Ben Bishop's resolve will be put to the test in East finals

TAMPA, Fla. -- New York Rangers goaltender Henrik Lundqvist was publicly criticized for giving up 12 goals in a two-game span against the Tampa Bay Lightning in the Eastern Conference finals.

Now, it's Ben Bishop's turn.

The Lightning goalie has given up 10 goals in the past two games. New York posted a 5-1 win in Game 4 Friday at Amalie Arena and the series is tied at 2-2 with Game 5 back in New York on Sunday night (8 p.m. ET) at Madison Square Garden.

"People are going to wake up in the morning and look at the box score and say, 'Oh, wow. Tampa got waxed.' But I think if you were in the building, you probably wouldn't see it that way," Tampa Bay coach Jon Cooper said.

Sure, there were a few goals Friday that Bishop had no chance of stopping. A few wacky bounces and the Rangers finished with a win in a game that Tampa dominated for much of the night. While New York was on the receiving end of some puck luck, Bishop still needs to do an overall better job if the Lightning can survive and reach the Stanley Cup finals.

"It definitely wasn't on him," Tampa forward Tyler Johnson said. "The whole team has to bounce back. The good thing for us is the leadership and character on our team. We've bounced back before. We've been in this position. You look at it this way: It's a best-of-three to get to the Stanley Cup. That's pretty cool."

At the other end of the ice, Lundqvist finished with a 38-save performance, and teammate Rick Nash provided a pair of goals. Even Martin St. Louis scored a power-play goal.

"You never want to give up 10 goals in two games, but we did and now we got to go back and look at it and adjust," Bishop said.

Nash's first goal hit the post first then ricocheted off Bishop's pad before it trickled over the line. The Rangers' Chris Kreider, completely untouched in front of the Tampa Bay net, pumped in a rebound. New York's third goal was a tough one for Bishop as a shot from Rangers defenseman Keith Yandle was sailing wide, but the puck hit Lightning defenseman Victor Hedman's leg and was redirected into the net.

"They capitalized on a couple of chances and it's one of those nights," Bishop said. "Third one looks like it's going wide and unfortunately it hits Heddy and goes in. It just seemed like one of those nights where they were getting the breaks."

St. Louis' goal and Nash's second of the game both came on the power play.

"It's not the way you want to play at home," Bishop said. "We played a pretty good first half of the game. They got a couple of bounces there and they capitalized on their chances. In the third period, towards the end there, we kind of got away from our play, but the first part of the game we played pretty well."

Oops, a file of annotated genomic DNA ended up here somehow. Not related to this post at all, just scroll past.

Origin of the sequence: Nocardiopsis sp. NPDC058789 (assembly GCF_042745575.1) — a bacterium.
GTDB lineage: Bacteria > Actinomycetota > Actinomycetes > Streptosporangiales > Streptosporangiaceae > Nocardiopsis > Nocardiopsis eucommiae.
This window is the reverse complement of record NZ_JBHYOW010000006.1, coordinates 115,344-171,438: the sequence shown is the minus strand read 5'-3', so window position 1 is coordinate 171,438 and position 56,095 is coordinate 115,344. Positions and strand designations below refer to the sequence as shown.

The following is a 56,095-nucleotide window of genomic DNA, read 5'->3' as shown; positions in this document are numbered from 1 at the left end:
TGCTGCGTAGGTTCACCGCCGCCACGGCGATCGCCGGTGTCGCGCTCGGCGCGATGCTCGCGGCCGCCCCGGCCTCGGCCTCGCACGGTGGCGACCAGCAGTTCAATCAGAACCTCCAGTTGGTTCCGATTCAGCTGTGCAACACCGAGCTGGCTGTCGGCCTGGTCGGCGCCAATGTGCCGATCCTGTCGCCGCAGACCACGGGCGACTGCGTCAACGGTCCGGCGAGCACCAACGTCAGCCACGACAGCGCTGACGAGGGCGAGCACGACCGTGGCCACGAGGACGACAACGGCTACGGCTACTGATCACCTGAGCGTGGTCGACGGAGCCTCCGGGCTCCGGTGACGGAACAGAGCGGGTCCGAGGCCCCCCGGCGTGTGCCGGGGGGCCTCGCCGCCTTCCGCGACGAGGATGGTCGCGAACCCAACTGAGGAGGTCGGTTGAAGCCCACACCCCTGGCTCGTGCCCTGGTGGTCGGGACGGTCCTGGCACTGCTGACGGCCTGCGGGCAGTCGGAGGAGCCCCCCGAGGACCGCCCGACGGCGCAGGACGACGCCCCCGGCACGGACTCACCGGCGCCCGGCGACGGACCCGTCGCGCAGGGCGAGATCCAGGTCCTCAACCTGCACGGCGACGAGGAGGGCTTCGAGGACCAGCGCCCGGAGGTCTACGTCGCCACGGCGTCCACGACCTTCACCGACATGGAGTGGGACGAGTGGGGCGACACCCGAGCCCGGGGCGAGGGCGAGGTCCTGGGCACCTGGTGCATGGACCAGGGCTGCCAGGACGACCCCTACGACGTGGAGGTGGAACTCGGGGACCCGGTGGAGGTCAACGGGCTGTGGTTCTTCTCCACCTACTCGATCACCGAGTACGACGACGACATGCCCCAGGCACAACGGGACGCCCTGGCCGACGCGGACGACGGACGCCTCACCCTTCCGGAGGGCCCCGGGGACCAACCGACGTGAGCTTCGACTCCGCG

The Lightning dominated the second period but had nothing to show for it. Tampa generated 28 shot attempts in the period. New York had 10. During 5-on-5 play in the second, the Lightning's shot attempts were 23 to New York's 7. Despite that dominance, the Rangers scored twice and closed out the period with a 3-1 lead.

"If we play like that second period the rest of the series, we feel good about our chances," Johnson said. "It's a little unfortunate that we were down another goal after that second period. We played pretty well, but that's hockey. Sometimes you get the bounces, and sometimes you don't. There have been games where that's gone the other way for us, too. We really can't complain. You've got to suck it up and move on."

It's not all on Bishop. Defensively, Tampa Bay needs to be a lot more fundamentally sound in its own end. The Lightning realize they can score, but it's also about being defensively responsible.

"We let in five goals last game and that's not good enough," Lightning defenseman Anton Stralman said. "You don't win many games conceding five goals, so it's about tightening that up. I'm sure our offense is going to be there. It's been there all year. As long as we stay within our structure, work our forecheck and do all the right things, our offense is going to be there. It's about how we handle our defense, protecting our own net."

Even before Game 4, the Lightning knew they had to be better on the penalty kill. Tampa Bay gave up two power-play goals Friday. In fact, the Rangers have scored two power-play goals in each of the past three games.

"You look at the last couple of games, the penalty kill has to be better. It starts with me on the penalty kill," Bishop said. "That's six goals in three games. That's just unacceptable. ... You look at some of the other goals and there's a couple of things you might do different, but a couple of unlucky breaks. It's a long year. There's a lot of ups and downs. The law of averages will eventually go your way."

When asked if he'll be able to bounce back in Game 5 with a better performance, Bishop wasn't concerned: "Absolutely."